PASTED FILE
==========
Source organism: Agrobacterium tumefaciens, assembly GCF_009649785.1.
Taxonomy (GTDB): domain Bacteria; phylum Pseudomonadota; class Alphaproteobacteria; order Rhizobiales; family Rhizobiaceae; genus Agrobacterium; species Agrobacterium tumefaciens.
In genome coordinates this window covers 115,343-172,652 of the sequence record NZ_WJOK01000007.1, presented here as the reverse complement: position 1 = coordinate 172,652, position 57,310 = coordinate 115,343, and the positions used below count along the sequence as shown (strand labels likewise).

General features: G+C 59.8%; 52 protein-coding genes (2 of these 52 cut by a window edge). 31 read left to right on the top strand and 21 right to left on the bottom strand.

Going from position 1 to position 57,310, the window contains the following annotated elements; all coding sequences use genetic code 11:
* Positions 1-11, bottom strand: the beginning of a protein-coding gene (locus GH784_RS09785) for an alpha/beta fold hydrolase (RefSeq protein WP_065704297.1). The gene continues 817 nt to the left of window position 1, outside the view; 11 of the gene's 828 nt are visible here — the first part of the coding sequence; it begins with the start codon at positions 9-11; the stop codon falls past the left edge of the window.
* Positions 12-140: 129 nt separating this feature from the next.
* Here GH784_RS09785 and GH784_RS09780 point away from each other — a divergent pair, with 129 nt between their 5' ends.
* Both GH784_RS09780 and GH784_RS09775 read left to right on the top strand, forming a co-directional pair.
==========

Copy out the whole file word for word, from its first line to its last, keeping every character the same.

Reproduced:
Source organism: Agrobacterium tumefaciens, assembly GCF_009649785.1.
Taxonomy (GTDB): domain Bacteria; phylum Pseudomonadota; class Alphaproteobacteria; order Rhizobiales; family Rhizobiaceae; genus Agrobacterium; species Agrobacterium tumefaciens.
In genome coordinates this window covers 115,343-172,652 of the sequence record NZ_WJOK01000007.1, presented here as the reverse complement: position 1 = coordinate 172,652, position 57,310 = coordinate 115,343, and the positions used below count along the sequence as shown (strand labels likewise).

General features: G+C 59.8%; 52 protein-coding genes (2 of these 52 cut by a window edge). 31 read left to right on the top strand and 21 right to left on the bottom strand.

Going from position 1 to position 57,310, the window contains the following annotated elements; all coding sequences use genetic code 11:
* Positions 1-11, bottom strand: the beginning of a protein-coding gene (locus GH784_RS09785) for an alpha/beta fold hydrolase (RefSeq protein WP_065704297.1). The gene continues 817 nt to the left of window position 1, outside the view; 11 of the gene's 828 nt are visible here — the first part of the coding sequence; it begins with the start codon at positions 9-11; the stop codon falls past the left edge of the window.
* Positions 12-140: 129 nt separating this feature from the next.
* Here GH784_RS09785 and GH784_RS09780 point away from each other — a divergent pair, with 129 nt between their 5' ends.
* Both GH784_RS09780 and GH784_RS09775 read left to right on the top strand, forming a co-directional pair.